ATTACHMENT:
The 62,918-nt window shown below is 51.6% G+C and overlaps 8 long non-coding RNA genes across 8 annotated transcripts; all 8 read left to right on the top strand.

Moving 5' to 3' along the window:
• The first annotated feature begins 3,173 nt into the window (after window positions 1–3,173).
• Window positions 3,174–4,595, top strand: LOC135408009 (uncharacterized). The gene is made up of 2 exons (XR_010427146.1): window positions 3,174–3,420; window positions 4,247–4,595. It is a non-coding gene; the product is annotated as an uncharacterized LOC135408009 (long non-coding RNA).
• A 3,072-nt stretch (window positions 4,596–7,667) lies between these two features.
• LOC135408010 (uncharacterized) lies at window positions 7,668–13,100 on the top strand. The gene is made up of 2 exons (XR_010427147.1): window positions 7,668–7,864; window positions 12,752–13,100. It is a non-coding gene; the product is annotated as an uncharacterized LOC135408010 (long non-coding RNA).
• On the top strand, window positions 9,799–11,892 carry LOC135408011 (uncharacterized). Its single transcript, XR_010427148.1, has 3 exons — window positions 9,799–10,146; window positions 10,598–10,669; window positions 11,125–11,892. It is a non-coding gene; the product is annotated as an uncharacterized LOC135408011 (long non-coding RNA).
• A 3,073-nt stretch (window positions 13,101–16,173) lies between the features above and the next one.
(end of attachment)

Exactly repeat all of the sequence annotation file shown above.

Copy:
The 62,918-nt window shown below is 51.6% G+C and overlaps 8 long non-coding RNA genes across 8 annotated transcripts; all 8 read left to right on the top strand.

Moving 5' to 3' along the window:
• The first annotated feature begins 3,173 nt into the window (after window positions 1–3,173).
• Window positions 3,174–4,595, top strand: LOC135408009 (uncharacterized). The gene is made up of 2 exons (XR_010427146.1): window positions 3,174–3,420; window positions 4,247–4,595. It is a non-coding gene; the product is annotated as an uncharacterized LOC135408009 (long non-coding RNA).
• A 3,072-nt stretch (window positions 4,596–7,667) lies between these two features.
• LOC135408010 (uncharacterized) lies at window positions 7,668–13,100 on the top strand. The gene is made up of 2 exons (XR_010427147.1): window positions 7,668–7,864; window positions 12,752–13,100. It is a non-coding gene; the product is annotated as an uncharacterized LOC135408010 (long non-coding RNA).
• On the top strand, window positions 9,799–11,892 carry LOC135408011 (uncharacterized). Its single transcript, XR_010427148.1, has 3 exons — window positions 9,799–10,146; window positions 10,598–10,669; window positions 11,125–11,892. It is a non-coding gene; the product is annotated as an uncharacterized LOC135408011 (long non-coding RNA).
• A 3,073-nt stretch (window positions 13,101–16,173) lies between the features above and the next one.